Today’s reduced home prices, low mortgage rates, and solid home inventory have made buying a house attractive, and many Atlantans are asking themselves if it’s the time to give up renting to buy their own home. Making the move from renting to home ownership is an emotional decision, and also very much a financial one.
While setting down roots is often considered a natural step, job responsibilities, family ties, and personal satisfaction can weigh heavy on the decision to give up the flexibility of renting under a 1 year lease, to the 15 or 30 year commitment of a mortgage. Personality and time commitments play a big part in the decision of what type of home to buy as renters are accustom simply making a phone call to fix maintenance problems, and to having all outdoor maintenance, landscaping and yard work done for them. Home ownership comes with a certain degree of upkeep which varies based on whether you buy a condo, townhouse, single family or ranch-style property.
If you’re not a handyman (or handywoman), consider the costs of modernizing and redecorating as you’ll need to hire out, so you may want to just look at move-in ready homes. Consider your out of pocket costs will be to get into the new home (keeping in mind what you’d “love to have”), then talk to the mortgage professionals here about what you can truly afford month to month. You also want to be sure that the home you buy is one you’ll be happy in for years to come. Don’t make the mistake of convincing yourself that home buying a short-term commitment.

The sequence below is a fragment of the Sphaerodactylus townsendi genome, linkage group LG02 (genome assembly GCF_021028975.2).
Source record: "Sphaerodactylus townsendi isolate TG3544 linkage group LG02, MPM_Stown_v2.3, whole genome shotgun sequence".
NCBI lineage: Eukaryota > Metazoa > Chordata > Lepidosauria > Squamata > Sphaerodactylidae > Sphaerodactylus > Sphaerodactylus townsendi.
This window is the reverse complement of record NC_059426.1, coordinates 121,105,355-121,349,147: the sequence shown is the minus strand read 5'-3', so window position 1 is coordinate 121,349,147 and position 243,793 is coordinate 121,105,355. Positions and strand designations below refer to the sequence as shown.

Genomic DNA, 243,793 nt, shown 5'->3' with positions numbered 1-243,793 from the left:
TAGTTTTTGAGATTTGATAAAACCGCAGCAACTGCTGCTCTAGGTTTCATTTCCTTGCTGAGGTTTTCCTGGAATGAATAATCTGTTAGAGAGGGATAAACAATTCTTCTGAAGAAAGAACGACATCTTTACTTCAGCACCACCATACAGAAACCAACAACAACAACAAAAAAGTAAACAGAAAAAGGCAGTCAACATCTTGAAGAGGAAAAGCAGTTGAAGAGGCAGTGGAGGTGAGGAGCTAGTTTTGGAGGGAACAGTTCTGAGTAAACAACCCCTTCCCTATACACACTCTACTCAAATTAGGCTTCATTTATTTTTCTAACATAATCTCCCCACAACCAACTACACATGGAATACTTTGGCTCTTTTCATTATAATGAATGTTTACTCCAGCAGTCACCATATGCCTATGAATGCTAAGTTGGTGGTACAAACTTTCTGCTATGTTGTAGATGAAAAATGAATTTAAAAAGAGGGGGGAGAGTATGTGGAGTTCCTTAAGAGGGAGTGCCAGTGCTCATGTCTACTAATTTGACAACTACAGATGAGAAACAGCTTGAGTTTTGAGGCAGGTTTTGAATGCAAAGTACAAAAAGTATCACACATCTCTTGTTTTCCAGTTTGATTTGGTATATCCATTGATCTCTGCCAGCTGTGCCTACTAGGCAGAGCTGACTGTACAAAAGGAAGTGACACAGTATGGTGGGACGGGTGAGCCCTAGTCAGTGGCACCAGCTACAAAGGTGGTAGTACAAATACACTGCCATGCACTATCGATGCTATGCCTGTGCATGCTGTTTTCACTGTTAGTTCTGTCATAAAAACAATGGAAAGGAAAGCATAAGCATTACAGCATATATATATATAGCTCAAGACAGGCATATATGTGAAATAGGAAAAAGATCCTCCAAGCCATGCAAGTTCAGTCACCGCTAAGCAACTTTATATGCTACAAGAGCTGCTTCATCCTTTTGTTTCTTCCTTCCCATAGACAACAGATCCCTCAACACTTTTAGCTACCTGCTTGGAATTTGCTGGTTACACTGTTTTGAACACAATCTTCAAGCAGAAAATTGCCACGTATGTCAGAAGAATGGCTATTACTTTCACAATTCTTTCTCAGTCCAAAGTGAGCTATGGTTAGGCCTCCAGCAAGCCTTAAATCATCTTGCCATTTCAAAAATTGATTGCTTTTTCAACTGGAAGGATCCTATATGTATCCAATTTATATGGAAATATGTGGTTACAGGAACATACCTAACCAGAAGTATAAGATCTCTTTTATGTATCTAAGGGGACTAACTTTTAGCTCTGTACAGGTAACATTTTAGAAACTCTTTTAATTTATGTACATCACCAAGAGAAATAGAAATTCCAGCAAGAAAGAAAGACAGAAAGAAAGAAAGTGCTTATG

Emotions matter…i f you’ve just gone through a big life change such as marriage, a newborn, divorce, job change, or a death in the family, taking on the responsibility of owning a home might not be the best decision today.
When considering a move from a rental unit to a home, you need to find a neighborhood and a house that suits your lifestyle, commute time, and budget. You may want to live in Woodstock, but don’t want to spend the commute time to get to your south Atlanta job because you have young children in daycare. Regardless of where you decide to live, be sure to have your Realtor share the sales price trends of homes in the neighborhoods you’re considering, after all, a home is an investment.
Buying a home is in fact one of the biggest investments you will make – ever. So…armed with good credit, a stable job, and cash in the bank, making that investment may very well be a wise financial decision.
- Flexibility (relocating is easier)
- Can invest money elsewhere (stock market)
- No upkeep fees (drippy faucets, broken appliances, etc.)
- Tax-breaks (mortgage interest and property tax deductions)
- Potential for building equity (traditionally 4-5% annually)
- Emotional satisfaction/pride
- Security, stability, comfort
- No equity
- Annual rent increases
- Property taxes
- Mortgage costs
- Loss of flexibility should you want to move
If you are on the fence about whether to buy or rent, use what’s called the rent ratio, an over-simplified starting point. Take the purchase price of a house and divide it by the yearly cost of renting. The New York Times has a great calculator to help you in your decision making process: http://www.nytimes.com/interactive/business/buy-rent-calculator.html.
You may also want to read our Tips for First Time Home Buyers blog post – http://www.mortgageguysatlanta.com/2012/07/26/tips-for-first-time-home-buyers/
All in all the decision to assume a mortgage and buy a home is a very personal one. But armed with accurate information, it’s a decision you can feel good about. Contact Atlanta’s Mortgage Guys before you tear up that rental agreement, and we’ll help you review your options so you can make the best choice for you.